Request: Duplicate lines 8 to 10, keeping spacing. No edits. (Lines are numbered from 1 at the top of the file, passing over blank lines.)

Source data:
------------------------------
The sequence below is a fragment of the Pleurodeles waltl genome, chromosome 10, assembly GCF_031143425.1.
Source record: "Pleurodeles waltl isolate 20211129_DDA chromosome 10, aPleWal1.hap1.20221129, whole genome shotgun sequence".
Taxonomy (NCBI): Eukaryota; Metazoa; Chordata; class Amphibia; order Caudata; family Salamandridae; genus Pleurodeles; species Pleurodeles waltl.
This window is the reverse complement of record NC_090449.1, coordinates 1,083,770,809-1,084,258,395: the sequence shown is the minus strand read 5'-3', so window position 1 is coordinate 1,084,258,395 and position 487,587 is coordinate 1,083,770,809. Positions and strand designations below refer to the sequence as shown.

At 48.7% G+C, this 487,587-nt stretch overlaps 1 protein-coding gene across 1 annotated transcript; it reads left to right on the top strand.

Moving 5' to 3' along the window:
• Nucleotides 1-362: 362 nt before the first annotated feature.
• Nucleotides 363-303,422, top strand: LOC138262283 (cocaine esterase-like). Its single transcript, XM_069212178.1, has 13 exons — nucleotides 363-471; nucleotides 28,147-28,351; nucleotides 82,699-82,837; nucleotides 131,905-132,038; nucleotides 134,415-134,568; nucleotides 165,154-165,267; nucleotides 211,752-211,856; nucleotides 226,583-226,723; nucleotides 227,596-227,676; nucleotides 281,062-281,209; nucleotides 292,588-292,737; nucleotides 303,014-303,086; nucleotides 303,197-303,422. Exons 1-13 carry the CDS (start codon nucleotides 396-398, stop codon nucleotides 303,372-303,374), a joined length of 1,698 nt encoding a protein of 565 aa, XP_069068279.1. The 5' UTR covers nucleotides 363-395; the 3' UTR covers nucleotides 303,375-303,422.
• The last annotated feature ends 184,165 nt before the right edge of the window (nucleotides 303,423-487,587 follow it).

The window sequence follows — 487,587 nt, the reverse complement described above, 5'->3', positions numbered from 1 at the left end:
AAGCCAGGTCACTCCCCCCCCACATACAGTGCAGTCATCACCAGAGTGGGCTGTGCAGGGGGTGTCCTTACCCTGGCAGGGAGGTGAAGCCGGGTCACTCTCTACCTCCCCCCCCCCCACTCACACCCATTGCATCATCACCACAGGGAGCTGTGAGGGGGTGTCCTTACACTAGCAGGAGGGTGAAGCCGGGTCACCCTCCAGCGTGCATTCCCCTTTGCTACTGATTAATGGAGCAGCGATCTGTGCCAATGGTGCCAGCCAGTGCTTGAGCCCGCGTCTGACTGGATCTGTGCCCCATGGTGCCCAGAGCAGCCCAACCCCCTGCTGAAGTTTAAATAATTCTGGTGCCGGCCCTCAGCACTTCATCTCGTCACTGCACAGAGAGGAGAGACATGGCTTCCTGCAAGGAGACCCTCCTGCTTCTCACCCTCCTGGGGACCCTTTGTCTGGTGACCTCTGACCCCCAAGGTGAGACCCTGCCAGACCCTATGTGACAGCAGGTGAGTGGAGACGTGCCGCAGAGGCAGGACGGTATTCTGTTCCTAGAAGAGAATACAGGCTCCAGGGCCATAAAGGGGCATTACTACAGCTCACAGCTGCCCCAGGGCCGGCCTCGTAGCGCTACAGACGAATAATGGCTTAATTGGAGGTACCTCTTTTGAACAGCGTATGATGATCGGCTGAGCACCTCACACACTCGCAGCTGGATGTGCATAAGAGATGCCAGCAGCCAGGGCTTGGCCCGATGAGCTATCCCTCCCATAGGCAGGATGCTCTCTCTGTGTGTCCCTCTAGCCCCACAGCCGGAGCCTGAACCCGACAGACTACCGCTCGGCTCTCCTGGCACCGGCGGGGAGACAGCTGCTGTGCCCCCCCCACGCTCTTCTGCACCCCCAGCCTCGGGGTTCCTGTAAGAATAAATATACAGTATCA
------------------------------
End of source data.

• Nucleotides 363-303,422, top strand: LOC138262283 (cocaine esterase-like). Its single transcript, XM_069212178.1, has 13 exons — nucleotides 363-471; nucleotides 28,147-28,351; nucleotides 82,699-82,837; nucleotides 131,905-132,038; nucleotides 134,415-134,568; nucleotides 165,154-165,267; nucleotides 211,752-211,856; nucleotides 226,583-226,723; nucleotides 227,596-227,676; nucleotides 281,062-281,209; nucleotides 292,588-292,737; nucleotides 303,014-303,086; nucleotides 303,197-303,422. Exons 1-13 carry the CDS (start codon nucleotides 396-398, stop codon nucleotides 303,372-303,374), a joined length of 1,698 nt encoding a protein of 565 aa, XP_069068279.1. The 5' UTR covers nucleotides 363-395; the 3' UTR covers nucleotides 303,375-303,422.
• The last annotated feature ends 184,165 nt before the right edge of the window (nucleotides 303,423-487,587 follow it).

The window sequence follows — 487,587 nt, the reverse complement described above, 5'->3', positions numbered from 1 at the left end: